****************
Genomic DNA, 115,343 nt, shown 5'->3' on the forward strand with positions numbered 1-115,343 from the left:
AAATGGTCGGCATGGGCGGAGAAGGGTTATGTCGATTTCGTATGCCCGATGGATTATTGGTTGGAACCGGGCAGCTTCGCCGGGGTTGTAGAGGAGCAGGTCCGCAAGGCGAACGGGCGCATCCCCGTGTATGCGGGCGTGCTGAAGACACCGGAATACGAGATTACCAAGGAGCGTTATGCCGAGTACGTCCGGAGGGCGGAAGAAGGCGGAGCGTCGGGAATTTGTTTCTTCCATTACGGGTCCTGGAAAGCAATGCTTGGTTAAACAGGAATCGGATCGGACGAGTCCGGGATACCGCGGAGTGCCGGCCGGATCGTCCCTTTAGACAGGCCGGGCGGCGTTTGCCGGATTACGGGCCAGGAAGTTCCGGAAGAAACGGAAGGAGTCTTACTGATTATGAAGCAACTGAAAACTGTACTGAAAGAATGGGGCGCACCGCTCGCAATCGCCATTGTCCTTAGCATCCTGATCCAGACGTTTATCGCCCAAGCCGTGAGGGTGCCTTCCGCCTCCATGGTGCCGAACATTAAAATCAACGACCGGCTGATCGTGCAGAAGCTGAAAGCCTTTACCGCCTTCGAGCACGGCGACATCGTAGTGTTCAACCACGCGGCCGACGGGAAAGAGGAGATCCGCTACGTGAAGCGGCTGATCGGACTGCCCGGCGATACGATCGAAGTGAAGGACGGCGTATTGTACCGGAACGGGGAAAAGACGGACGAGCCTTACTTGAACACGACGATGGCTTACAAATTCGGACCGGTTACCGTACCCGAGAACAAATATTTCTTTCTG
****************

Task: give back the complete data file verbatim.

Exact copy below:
Genomic DNA, 115,343 nt, shown 5'->3' on the forward strand with positions numbered 1-115,343 from the left:
AAATGGTCGGCATGGGCGGAGAAGGGTTATGTCGATTTCGTATGCCCGATGGATTATTGGTTGGAACCGGGCAGCTTCGCCGGGGTTGTAGAGGAGCAGGTCCGCAAGGCGAACGGGCGCATCCCCGTGTATGCGGGCGTGCTGAAGACACCGGAATACGAGATTACCAAGGAGCGTTATGCCGAGTACGTCCGGAGGGCGGAAGAAGGCGGAGCGTCGGGAATTTGTTTCTTCCATTACGGGTCCTGGAAAGCAATGCTTGGTTAAACAGGAATCGGATCGGACGAGTCCGGGATACCGCGGAGTGCCGGCCGGATCGTCCCTTTAGACAGGCCGGGCGGCGTTTGCCGGATTACGGGCCAGGAAGTTCCGGAAGAAACGGAAGGAGTCTTACTGATTATGAAGCAACTGAAAACTGTACTGAAAGAATGGGGCGCACCGCTCGCAATCGCCATTGTCCTTAGCATCCTGATCCAGACGTTTATCGCCCAAGCCGTGAGGGTGCCTTCCGCCTCCATGGTGCCGAACATTAAAATCAACGACCGGCTGATCGTGCAGAAGCTGAAAGCCTTTACCGCCTTCGAGCACGGCGACATCGTAGTGTTCAACCACGCGGCCGACGGGAAAGAGGAGATCCGCTACGTGAAGCGGCTGATCGGACTGCCCGGCGATACGATCGAAGTGAAGGACGGCGTATTGTACCGGAACGGGGAAAAGACGGACGAGCCTTACTTGAACACGACGATGGCTTACAAATTCGGACCGGTTACCGTACCCGAGAACAAATATTTCTTTCTG